With cameras, for a long time I was looking for the perfect one camera that does everything.
It doesn’t exist.
Since I’ve rediscovered cycling, the same hunting pattern has emerged.
After purchasing an ebike to replace my car for commuting to work and most of my local trips – including photo shoots – I hoped it could be the ultimate bike.
This desire was heightened further as brand new it cost me nearly ten times what my previous used mountain bike cost.
But however I might want it to serve every purpose, it just doesn’t.
The Mule, as I affectionately refer to it, is fantastic for transportation, getting me from one place to another.
It gets me there quicker than a regular bike – not because I ride it at the maximum speed, but because the electric assist cuts in when my legs are flagging, so the lowest speed I go is about 13mph. Whereas on a pedal only bike I might dip to seven or eight mph on a hill.
The Mule also encourages me to go further, because even if I’m tiring, I can let the electric assist come to my aid and trundle me home with much less effort than a regular bike.
But in other ways, it falls down.
It’s just not particularly fun or freeing to ride – ironic, given the electric motor. I enjoy my Specialized Crossroads far more, which feels faster and lighter, and more relaxed, because of the more upright position.
The Mule is also so heavy.
Big wheels and tyres (27.5″ x 2.1″), suspension forks, disk brakes, plus of course the motor in the rear hub and battery on the down tube all add up to 23kg plus (over 50lb).
I am curious to know how much less the bike could weigh with V brakes, fixed forks and slimmer, more street oriented tyres, and whether this would make it feel more nimble and fun.
So I’m resigned to the fact that The Mule is just that, a heavy, sturdy, lumbering beast that I can rely on to transport me (and a not inconsiderable amount of cargo in my rear panniers) to where I want to go.
Put another way, it’s a bike that’s all about getting me there, a destination bike.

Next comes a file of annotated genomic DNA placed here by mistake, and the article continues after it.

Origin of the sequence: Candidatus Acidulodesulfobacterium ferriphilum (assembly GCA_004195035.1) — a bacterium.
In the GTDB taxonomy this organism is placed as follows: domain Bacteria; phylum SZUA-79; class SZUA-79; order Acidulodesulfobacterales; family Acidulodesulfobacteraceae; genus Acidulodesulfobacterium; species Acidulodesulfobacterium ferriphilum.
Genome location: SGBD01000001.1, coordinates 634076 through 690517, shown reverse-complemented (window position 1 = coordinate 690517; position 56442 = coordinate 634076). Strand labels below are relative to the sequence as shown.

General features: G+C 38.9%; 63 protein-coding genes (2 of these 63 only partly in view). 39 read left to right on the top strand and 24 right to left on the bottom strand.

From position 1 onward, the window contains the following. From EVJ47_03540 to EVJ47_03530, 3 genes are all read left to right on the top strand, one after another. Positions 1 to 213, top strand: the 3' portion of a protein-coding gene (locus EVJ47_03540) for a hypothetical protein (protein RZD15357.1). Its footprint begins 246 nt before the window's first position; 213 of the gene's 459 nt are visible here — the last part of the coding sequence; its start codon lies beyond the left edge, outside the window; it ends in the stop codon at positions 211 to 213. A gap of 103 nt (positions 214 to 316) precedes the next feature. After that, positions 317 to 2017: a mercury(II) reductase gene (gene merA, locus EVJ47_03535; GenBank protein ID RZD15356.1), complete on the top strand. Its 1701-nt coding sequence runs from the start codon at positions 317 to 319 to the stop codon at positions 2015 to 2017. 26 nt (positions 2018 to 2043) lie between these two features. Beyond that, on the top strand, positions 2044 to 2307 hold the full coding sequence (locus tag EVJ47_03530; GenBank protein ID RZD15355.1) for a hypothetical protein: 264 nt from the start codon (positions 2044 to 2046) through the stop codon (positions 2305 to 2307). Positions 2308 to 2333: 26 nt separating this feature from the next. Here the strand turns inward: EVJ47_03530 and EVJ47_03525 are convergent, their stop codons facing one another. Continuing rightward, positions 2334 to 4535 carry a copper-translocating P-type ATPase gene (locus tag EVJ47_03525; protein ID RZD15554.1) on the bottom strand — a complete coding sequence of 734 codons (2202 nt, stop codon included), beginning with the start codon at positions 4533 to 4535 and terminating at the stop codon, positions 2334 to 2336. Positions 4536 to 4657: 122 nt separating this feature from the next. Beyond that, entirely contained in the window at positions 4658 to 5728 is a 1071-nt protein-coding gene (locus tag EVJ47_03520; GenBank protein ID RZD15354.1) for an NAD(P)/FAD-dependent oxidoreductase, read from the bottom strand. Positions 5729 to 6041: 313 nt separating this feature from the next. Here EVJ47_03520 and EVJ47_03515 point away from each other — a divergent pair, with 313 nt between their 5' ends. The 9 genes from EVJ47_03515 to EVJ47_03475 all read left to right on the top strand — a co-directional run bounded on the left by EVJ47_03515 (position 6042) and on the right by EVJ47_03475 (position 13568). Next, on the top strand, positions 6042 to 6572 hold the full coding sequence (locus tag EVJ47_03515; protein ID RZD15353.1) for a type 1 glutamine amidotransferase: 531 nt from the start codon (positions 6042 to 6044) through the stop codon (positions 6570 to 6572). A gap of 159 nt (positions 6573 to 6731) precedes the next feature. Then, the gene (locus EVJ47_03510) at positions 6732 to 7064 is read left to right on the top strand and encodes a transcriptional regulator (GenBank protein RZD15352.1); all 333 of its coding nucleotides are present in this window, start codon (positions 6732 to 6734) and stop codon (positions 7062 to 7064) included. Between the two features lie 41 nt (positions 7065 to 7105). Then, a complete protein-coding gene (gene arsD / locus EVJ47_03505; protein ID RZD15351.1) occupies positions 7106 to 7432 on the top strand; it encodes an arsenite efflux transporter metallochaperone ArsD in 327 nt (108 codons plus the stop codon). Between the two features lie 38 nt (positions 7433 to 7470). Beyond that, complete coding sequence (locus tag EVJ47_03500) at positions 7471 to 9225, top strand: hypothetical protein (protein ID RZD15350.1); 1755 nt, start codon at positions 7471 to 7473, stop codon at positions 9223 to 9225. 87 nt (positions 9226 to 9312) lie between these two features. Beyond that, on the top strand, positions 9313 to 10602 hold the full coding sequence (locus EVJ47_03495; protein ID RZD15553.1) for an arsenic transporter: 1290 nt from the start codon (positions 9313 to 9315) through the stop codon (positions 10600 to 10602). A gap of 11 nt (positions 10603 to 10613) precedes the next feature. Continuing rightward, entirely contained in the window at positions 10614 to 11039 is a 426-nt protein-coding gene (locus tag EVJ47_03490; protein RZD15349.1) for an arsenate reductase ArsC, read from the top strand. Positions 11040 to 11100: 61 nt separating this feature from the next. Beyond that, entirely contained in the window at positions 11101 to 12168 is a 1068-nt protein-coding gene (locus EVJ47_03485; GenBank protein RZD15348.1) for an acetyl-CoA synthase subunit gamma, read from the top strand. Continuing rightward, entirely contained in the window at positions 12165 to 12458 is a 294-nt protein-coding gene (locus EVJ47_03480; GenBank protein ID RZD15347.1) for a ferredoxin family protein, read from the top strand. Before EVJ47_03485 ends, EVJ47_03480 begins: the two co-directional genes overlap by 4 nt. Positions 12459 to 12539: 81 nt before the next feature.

The Crossroads, in contrast, feels far more like a journey bike.
When I head out on that, I’m not usually heading to a specific place within a specific time. I’m roaming, exploring the country back roads of lovely Sussex, all at my own rather gentle pace.
When I feel like stopping, I do, to have a drink, a snack, to sit and enjoy the view, and maybe take a few photographs.
Again the difference is quite stark.
The Mule, my ebike, is my destination bike. The Crossroads is my journey bike.
Then I realised, I have a very similar set up with cameras.
My destination camera is my camera phone, an ever present device for getting a final result (image) without fuss, but also without being especially fun or enjoyable along the way.
Then my digital compacts are the journey cameras.
I greatly enjoy using them, and as a bonus, sometimes end up with a pleasing photograph (reaching a pleasing destination) at the end of the journey.
I think there’s a place in my life for a journey bike and a destination bike, a journey camera and a destination camera, they each fill a unique purpose.
Sometimes you just want to get where you’re heading, other times it’s more important to enjoy the journey along the way, seeing where it takes you.
How about you – do you have destination and journey cameras or bikes?
Please let us know in the comments below (and don’t forget to tick the “Notify me of new comments via email” box to follow the conversation).
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2 thoughts on “The Difference Between Travelling And Just Getting There”
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